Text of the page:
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Remarks by Ambassador Demetrios J. Marantis for the Mauritius Chamber of Commerce and Industry
"Paving the Way to Future Growth"
Remarks by Ambassador Demetrios J. Marantis
Deputy United States Trade Representative
Mauritius Chamber of Commerce and Industry
Port Louis, Mauritius
January 17, 2012
*As Prepared for Delivery*
"A beloved American writer, Mark Twain, once reported that “Mauritius was made first and then heaven; and heaven was copied after Mauritius.” That is a compliment to make any country proud. But with all due respect to Mr. Twain, those words tell only a part of the story of Mauritius today. Mauritius’s heaven has also evolved into a vibrant, thriving, modernizing, and perhaps most importantly, diversifying, economy.
"On behalf of President Obama and the U.S. Trade Representative, Ambassador Kirk, I am happy to be here today to celebrate with you how far Mauritius has already come and the steps you continue to take toward future economic growth and prosperity.
"As a small island with limited resources and population, Mauritius faces many national and global challenges. But in so many instances, Mauritius has consistently overcome them. In fact, in 2012, the World Bank once again ranked Mauritius first among African economies, and twenty third worldwide, in terms of overall ease of doing business.
"Your great achievements to date, and your future growth trajectory, can be attributed not only to your impressive track record on democracy, openness to foreign direct investment, economic diversification, and expansion of trade, but also to your vision and determination to fully use every resource and opportunity available. You are a positive role model for fueling economic growth and development through trade and investment, and I applaud your success.
"I am also here today to celebrate the bilateral trade and investment relationship between the United States and Mauritius. We have come a long way together. And our bilateral trade ties serve as a microcosm of the success of U.S. trade and investment policies toward Africa. Our trade relationship rests on four pillars: our Trade and Investment Framework Agreement, or TIFA, ongoing negotiations to conclude a Bilateral Investment Treaty, Mauritius’s use of trade preferences provided under the African Growth and Opportunity Act, known as AGOA, and trade capacity building assistance.
"First, Mauritius has made full use of the opportunities under our U.S.-Mauritius TIFA to further liberalize and expand trade and investment. As a result of work under the TIFA, our trade and investment relationship is growing, and Mauritius is doing particularly well. The TIFA has significantly enhanced cooperation between Mauritius and U.S. trade agencies on topics such as AGOA, trade promotion, export diversification, sanitary and phytosanitary issues, services trade, trade-related infrastructure, and intellectual property rights. And the TIFA has been the major vehicle for identifying and coordinating delivery of trade capacity building and technical assistance.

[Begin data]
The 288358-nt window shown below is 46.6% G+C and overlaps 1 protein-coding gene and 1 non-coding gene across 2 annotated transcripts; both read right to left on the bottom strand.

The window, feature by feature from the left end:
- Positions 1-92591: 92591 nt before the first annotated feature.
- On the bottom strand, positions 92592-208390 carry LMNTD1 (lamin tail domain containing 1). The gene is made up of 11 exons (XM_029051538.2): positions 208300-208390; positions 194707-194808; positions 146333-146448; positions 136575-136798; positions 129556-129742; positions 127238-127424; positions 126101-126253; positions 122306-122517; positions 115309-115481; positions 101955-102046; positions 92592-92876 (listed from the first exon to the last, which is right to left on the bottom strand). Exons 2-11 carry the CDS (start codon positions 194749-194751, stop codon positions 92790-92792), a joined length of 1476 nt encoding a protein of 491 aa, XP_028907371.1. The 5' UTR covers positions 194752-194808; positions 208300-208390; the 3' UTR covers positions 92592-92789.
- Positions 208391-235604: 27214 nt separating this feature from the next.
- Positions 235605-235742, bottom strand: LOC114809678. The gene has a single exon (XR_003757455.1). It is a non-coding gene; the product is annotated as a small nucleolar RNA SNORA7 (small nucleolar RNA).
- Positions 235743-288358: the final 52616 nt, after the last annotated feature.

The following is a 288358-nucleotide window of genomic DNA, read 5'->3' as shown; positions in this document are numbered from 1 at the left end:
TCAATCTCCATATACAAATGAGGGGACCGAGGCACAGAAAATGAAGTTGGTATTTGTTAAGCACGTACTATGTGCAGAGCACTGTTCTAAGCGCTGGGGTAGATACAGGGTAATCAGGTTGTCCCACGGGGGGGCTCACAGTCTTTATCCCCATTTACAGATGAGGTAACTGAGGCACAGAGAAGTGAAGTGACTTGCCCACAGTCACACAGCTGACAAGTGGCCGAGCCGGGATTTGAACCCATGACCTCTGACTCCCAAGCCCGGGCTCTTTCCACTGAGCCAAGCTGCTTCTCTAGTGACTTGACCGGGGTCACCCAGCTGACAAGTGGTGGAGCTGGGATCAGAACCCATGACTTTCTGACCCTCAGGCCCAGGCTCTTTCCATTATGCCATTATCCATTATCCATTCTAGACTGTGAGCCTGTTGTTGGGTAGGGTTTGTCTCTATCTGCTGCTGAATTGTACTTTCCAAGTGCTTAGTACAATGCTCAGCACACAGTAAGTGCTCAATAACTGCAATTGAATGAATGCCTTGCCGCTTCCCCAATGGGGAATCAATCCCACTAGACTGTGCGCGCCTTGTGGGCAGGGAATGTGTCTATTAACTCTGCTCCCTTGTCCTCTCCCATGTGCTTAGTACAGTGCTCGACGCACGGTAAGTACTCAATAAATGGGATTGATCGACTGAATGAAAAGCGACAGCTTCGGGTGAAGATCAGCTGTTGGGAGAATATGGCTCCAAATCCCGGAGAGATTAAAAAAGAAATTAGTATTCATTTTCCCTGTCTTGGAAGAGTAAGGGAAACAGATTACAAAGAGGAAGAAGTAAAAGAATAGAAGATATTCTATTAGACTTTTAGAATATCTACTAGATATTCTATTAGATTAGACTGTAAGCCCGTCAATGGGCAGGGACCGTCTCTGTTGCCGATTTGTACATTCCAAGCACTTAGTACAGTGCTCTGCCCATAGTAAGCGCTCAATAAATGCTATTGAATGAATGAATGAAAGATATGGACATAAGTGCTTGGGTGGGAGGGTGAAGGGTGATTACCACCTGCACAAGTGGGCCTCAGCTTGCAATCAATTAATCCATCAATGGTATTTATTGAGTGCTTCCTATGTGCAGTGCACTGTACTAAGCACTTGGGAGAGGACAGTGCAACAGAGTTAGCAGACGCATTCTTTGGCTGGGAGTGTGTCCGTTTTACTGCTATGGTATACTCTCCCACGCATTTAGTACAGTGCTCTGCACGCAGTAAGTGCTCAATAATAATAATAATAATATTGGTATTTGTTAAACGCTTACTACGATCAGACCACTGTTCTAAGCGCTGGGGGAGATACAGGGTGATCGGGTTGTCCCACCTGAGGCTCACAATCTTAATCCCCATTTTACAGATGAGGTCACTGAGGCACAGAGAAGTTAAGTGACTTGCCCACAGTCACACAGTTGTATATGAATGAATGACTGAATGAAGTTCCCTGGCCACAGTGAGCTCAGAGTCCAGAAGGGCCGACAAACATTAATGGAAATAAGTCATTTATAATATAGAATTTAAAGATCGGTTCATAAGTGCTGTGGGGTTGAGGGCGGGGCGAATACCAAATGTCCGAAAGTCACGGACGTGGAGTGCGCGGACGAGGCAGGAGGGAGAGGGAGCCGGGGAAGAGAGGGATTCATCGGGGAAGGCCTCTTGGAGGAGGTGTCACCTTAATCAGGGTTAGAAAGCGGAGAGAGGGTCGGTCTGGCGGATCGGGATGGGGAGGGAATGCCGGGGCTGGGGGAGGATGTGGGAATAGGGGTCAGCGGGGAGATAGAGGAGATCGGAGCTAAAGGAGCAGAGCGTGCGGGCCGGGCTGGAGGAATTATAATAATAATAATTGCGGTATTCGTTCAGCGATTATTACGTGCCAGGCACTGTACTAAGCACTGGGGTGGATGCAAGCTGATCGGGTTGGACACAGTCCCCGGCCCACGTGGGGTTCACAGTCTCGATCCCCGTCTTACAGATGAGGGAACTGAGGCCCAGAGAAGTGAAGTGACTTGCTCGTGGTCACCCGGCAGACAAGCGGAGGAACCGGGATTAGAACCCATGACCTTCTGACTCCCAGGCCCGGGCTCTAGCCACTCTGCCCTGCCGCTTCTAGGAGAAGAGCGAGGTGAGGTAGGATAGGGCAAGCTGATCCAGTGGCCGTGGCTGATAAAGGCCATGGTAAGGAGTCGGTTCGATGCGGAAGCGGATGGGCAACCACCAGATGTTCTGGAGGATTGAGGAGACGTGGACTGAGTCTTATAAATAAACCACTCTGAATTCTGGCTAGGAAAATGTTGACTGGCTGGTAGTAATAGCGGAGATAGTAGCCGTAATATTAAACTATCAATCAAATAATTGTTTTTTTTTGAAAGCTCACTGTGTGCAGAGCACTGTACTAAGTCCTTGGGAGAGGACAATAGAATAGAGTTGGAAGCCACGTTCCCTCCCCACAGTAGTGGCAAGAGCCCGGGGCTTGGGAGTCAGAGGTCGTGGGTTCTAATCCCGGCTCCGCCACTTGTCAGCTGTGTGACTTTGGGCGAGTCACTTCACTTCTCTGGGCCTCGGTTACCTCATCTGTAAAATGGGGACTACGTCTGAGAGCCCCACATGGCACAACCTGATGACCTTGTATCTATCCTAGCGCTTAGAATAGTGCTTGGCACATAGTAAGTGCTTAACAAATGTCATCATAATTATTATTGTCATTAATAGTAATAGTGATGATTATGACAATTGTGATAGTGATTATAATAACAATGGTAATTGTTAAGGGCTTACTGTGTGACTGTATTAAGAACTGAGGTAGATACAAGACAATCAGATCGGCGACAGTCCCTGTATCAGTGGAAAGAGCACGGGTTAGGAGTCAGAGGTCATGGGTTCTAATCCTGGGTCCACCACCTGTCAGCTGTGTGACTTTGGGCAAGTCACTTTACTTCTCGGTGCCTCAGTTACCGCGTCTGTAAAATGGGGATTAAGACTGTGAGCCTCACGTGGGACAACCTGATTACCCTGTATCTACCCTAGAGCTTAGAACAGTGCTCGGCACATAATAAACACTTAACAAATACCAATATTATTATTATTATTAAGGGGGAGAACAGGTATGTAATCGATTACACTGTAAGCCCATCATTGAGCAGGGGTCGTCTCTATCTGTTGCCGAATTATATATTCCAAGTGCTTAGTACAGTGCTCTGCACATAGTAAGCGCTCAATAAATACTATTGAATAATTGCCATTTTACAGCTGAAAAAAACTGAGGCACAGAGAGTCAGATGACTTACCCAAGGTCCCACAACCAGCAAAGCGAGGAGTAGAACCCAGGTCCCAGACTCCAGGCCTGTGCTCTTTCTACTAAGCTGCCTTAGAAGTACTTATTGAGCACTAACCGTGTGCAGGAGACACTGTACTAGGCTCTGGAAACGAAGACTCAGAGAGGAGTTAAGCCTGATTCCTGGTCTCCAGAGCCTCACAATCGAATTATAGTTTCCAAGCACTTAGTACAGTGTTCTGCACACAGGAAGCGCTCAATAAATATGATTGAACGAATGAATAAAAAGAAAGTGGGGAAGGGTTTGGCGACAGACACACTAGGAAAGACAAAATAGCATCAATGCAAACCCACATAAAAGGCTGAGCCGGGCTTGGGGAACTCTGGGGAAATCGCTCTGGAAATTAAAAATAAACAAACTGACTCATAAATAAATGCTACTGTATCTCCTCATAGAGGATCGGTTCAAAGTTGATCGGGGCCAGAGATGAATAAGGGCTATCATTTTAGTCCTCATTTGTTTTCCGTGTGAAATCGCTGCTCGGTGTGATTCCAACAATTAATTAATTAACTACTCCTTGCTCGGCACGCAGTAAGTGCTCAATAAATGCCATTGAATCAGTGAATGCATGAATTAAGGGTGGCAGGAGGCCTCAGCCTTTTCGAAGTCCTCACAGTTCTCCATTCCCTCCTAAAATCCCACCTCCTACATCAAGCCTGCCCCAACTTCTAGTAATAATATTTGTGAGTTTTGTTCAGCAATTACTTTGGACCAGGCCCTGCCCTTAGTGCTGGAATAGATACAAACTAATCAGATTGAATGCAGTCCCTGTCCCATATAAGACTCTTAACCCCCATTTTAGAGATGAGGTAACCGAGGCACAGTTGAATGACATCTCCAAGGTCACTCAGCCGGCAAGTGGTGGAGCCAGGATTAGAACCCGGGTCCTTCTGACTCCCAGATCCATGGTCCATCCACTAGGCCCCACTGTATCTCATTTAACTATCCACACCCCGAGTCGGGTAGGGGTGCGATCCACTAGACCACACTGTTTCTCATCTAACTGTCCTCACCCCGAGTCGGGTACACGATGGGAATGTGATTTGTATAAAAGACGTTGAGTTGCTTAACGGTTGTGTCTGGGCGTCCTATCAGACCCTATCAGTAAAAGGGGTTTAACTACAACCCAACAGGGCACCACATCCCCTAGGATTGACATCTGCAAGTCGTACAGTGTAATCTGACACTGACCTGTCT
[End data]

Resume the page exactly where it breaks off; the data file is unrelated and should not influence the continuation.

"Second, in 2009, our countries agreed to negotiate a Bilateral Investment Treaty, or BIT, reflecting your interest in exploring every avenue for deeper engagement. The U.S.-Mauritius BIT will help to reinforce Mauritius’s trade and economic reform efforts and improve Mauritius’s already favorable investment climate by providing high standards of investment protection. Our BIT talks also signal to investors your strong commitment to providing a welcoming, attractive and stable environment for foreign investment. We look forward to accelerating the pace of these negotiations and bringing them to a successful conclusion as soon as possible.
"Third, Mauritius serves as a model for other sub-Saharan African countries in its use of the generous trade opportunities that the United States provides to African countries under AGOA. Mauritius is one of the most successful users of AGOA, resulting in part from the close and positive collaboration between the United States and Mauritius on AGOA implementation. Mauritius’s AGOA exports to the United States grew by 16 percent during 2010, in part due to a rise in apparel, toys, jewelry, eyeglasses, and value-added agricultural exports.
"AGOA trade has also resulted in significant increased investment, not only in Mauritius, but also across the region by Mauritian investors who are making major AGOA-related investments throughout sub-Saharan Africa.
"A key opportunity for AGOA beneficiary countries is the ability to export a broad range of goods duty-free to the United States. Yet the ability to diversify exports in order to take full advantage of opportunities offered by AGOA remains a key challenge for many AGOA beneficiaries. Mauritius is one of a handful of AGOA beneficiary countries that has developed and implemented its AGOA strategy, exporting a diverse range of value-added, competitive products to the United States. I am looking forward to seeing another great example of your diversification into value-added exports – eyeglasses production – when I visit Plastinax Austral later today.